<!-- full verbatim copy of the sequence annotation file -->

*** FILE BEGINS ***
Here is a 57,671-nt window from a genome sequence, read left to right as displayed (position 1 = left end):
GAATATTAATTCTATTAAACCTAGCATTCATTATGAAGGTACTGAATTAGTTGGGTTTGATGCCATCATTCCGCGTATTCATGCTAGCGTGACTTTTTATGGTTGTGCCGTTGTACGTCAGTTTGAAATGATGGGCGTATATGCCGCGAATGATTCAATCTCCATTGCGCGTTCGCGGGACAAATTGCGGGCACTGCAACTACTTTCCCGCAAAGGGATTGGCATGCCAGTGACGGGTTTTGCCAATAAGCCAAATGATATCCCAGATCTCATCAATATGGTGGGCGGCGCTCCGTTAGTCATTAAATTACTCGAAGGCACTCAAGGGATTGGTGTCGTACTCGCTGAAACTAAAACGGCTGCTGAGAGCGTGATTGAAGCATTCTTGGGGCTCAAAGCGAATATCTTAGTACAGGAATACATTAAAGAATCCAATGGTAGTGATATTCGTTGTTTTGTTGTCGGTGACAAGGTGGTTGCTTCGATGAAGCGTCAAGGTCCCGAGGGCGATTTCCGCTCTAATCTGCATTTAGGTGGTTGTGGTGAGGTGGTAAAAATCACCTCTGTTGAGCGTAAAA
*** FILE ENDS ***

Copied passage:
Here is a 57,671-nt window from a genome sequence, read left to right as displayed (position 1 = left end):
GAATATTAATTCTATTAAACCTAGCATTCATTATGAAGGTACTGAATTAGTTGGGTTTGATGCCATCATTCCGCGTATTCATGCTAGCGTGACTTTTTATGGTTGTGCCGTTGTACGTCAGTTTGAAATGATGGGCGTATATGCCGCGAATGATTCAATCTCCATTGCGCGTTCGCGGGACAAATTGCGGGCACTGCAACTACTTTCCCGCAAAGGGATTGGCATGCCAGTGACGGGTTTTGCCAATAAGCCAAATGATATCCCAGATCTCATCAATATGGTGGGCGGCGCTCCGTTAGTCATTAAATTACTCGAAGGCACTCAAGGGATTGGTGTCGTACTCGCTGAAACTAAAACGGCTGCTGAGAGCGTGATTGAAGCATTCTTGGGGCTCAAAGCGAATATCTTAGTACAGGAATACATTAAAGAATCCAATGGTAGTGATATTCGTTGTTTTGTTGTCGGTGACAAGGTGGTTGCTTCGATGAAGCGTCAAGGTCCCGAGGGCGATTTCCGCTCTAATCTGCATTTAGGTGGTTGTGGTGAGGTGGTAAAAATCACCTCTGTTGAGCGTAAAA